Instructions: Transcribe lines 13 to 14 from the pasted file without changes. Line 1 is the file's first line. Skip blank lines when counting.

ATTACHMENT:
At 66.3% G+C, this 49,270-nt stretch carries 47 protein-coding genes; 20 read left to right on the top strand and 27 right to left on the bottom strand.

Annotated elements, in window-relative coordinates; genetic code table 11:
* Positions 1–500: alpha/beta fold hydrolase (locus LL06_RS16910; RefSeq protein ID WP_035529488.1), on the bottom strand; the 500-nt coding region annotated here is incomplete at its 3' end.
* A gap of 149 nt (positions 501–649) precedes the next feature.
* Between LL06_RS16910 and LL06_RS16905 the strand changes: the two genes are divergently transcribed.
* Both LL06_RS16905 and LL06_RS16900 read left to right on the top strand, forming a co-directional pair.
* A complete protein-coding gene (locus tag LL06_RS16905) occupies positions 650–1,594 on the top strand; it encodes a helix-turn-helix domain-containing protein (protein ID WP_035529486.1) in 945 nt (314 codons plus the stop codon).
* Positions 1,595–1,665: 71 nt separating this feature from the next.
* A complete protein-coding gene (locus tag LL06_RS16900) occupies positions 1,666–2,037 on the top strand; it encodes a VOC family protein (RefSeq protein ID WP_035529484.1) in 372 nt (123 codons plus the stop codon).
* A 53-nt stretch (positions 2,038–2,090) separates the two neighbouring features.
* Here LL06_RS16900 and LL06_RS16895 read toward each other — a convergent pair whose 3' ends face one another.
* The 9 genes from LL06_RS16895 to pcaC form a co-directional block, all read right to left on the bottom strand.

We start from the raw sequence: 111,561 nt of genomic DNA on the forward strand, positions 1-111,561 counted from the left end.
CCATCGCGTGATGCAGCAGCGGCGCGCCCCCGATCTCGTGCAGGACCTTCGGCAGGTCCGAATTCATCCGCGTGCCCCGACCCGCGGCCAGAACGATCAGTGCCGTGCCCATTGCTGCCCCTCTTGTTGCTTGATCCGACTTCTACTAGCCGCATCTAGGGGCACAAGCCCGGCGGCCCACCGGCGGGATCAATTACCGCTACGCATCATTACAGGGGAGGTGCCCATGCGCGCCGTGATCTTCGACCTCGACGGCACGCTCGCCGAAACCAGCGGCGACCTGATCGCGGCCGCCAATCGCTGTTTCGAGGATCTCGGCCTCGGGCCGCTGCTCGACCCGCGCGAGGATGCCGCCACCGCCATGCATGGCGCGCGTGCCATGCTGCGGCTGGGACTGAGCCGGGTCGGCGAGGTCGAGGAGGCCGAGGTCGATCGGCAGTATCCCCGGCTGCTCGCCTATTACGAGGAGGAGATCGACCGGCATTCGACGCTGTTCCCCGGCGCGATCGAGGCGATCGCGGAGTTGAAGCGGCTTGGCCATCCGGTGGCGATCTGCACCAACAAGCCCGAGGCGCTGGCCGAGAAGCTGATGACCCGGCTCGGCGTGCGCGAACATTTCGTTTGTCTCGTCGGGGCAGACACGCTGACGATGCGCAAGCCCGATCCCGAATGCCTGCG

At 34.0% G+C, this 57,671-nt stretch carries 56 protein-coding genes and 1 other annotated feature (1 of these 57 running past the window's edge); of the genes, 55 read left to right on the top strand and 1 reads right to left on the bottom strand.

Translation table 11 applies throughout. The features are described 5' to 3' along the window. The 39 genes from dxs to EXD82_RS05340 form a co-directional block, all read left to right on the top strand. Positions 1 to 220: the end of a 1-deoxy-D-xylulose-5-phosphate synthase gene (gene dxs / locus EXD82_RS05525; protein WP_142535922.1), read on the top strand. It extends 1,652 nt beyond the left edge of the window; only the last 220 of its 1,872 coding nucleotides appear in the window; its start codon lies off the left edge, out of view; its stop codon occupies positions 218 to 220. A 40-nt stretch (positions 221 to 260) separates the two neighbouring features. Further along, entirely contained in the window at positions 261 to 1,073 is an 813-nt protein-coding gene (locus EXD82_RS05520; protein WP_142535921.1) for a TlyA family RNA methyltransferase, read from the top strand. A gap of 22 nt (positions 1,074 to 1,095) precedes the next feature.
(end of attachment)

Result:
We start from the raw sequence: 111,561 nt of genomic DNA on the forward strand, positions 1-111,561 counted from the left end.
CCATCGCGTGATGCAGCAGCGGCGCGCCCCCGATCTCGTGCAGGACCTTCGGCAGGTCCGAATTCATCCGCGTGCCCCGACCCGCGGCCAGAACGATCAGTGCCGTGCCCATTGCTGCCCCTCTTGTTGCTTGATCCGACTTCTACTAGCCGCATCTAGGGGCACAAGCCCGGCGGCCCACCGGCGGGATCAATTACCGCTACGCATCATTACAGGGGAGGTGCCCATGCGCGCCGTGATCTTCGACCTCGACGGCACGCTCGCCGAAACCAGCGGCGACCTGATCGCGGCCGCCAATCGCTGTTTCGAGGATCTCGGCCTCGGGCCGCTGCTCGACCCGCGCGAGGATGCCGCCACCGCCATGCATGGCGCGCGTGCCATGCTGCGGCTGGGACTGAGCCGGGTCGGCGAGGTCGAGGAGGCCGAGGTCGATCGGCAGTATCCCCGGCTGCTCGCCTATTACGAGGAGGAGATCGACCGGCATTCGACGCTGTTCCCCGGCGCGATCGAGGCGATCGCGGAGTTGAAGCGGCTTGGCCATCCGGTGGCGATCTGCACCAACAAGCCCGAGGCGCTGGCCGAGAAGCTGATGACCCGGCTCGGCGTGCGCGAACATTTCGTTTGTCTCGTCGGGGCAGACACGCTGACGATGCGCAAGCCCGATCCCGAATGCCTGCG